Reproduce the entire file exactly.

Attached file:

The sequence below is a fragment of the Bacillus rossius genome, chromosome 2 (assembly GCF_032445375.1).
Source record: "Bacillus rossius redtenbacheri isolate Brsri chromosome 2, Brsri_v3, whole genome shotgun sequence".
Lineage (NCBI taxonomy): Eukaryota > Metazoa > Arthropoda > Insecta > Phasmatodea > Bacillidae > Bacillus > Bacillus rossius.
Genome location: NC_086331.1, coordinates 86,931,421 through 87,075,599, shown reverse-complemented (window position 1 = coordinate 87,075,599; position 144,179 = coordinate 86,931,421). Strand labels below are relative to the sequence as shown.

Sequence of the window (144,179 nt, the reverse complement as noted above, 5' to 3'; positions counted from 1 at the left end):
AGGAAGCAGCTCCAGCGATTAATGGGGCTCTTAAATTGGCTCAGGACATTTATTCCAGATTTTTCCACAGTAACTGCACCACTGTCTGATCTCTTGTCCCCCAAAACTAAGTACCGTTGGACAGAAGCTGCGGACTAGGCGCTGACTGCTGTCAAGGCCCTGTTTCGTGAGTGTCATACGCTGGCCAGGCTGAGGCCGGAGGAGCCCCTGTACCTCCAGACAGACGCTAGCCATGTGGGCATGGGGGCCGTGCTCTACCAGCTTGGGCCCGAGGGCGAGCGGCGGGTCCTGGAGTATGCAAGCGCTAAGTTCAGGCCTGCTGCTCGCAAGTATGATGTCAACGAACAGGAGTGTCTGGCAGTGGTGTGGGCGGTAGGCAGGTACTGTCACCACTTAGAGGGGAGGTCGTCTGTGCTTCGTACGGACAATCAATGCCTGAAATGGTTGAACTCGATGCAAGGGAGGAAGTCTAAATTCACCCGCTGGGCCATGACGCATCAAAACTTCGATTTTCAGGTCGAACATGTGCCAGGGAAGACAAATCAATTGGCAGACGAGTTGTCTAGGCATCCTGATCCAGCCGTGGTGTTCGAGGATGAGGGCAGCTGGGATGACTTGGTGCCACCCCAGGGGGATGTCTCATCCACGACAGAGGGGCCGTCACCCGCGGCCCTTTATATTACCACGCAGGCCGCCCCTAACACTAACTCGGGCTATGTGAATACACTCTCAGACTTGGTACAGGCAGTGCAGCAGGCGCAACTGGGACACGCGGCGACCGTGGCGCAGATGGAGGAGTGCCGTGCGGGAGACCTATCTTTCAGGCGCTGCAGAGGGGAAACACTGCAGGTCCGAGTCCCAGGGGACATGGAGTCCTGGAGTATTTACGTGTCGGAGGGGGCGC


The sequence below is a fragment of the Bacillus rossius genome, chromosome 2 (assembly GCF_032445375.1).
Source record: "Bacillus rossius redtenbacheri isolate Brsri chromosome 2, Brsri_v3, whole genome shotgun sequence".
Lineage (NCBI taxonomy): Eukaryota > Metazoa > Arthropoda > Insecta > Phasmatodea > Bacillidae > Bacillus > Bacillus rossius.
Genome location: NC_086331.1, coordinates 86,931,421 through 87,075,599, shown reverse-complemented (window position 1 = coordinate 87,075,599; position 144,179 = coordinate 86,931,421). Strand labels below are relative to the sequence as shown.

Sequence of the window (144,179 nt, the reverse complement as noted above, 5' to 3'; positions counted from 1 at the left end):
AGGAAGCAGCTCCAGCGATTAATGGGGCTCTTAAATTGGCTCAGGACATTTATTCCAGATTTTTCCACAGTAACTGCACCACTGTCTGATCTCTTGTCCCCCAAAACTAAGTACCGTTGGACAGAAGCTGCGGACTAGGCGCTGACTGCTGTCAAGGCCCTGTTTCGTGAGTGTCATACGCTGGCCAGGCTGAGGCCGGAGGAGCCCCTGTACCTCCAGACAGACGCTAGCCATGTGGGCATGGGGGCCGTGCTCTACCAGCTTGGGCCCGAGGGCGAGCGGCGGGTCCTGGAGTATGCAAGCGCTAAGTTCAGGCCTGCTGCTCGCAAGTATGATGTCAACGAACAGGAGTGTCTGGCAGTGGTGTGGGCGGTAGGCAGGTACTGTCACCACTTAGAGGGGAGGTCGTCTGTGCTTCGTACGGACAATCAATGCCTGAAATGGTTGAACTCGATGCAAGGGAGGAAGTCTAAATTCACCCGCTGGGCCATGACGCATCAAAACTTCGATTTTCAGGTCGAACATGTGCCAGGGAAGACAAATCAATTGGCAGACGAGTTGTCTAGGCATCCTGATCCAGCCGTGGTGTTCGAGGATGAGGGCAGCTGGGATGACTTGGTGCCACCCCAGGGGGATGTCTCATCCACGACAGAGGGGCCGTCACCCGCGGCCCTTTATATTACCACGCAGGCCGCCCCTAACACTAACTCGGGCTATGTGAATACACTCTCAGACTTGGTACAGGCAGTGCAGCAGGCGCAACTGGGACACGCGGCGACCGTGGCGCAGATGGAGGAGTGCCGTGCGGGAGACCTATCTTTCAGGCGCTGCAGAGGGGAAACACTGCAGGTCCGAGTCCCAGGGGACATGGAGTCCTGGAGTATTTACGTGTCGGAGGGGGCGC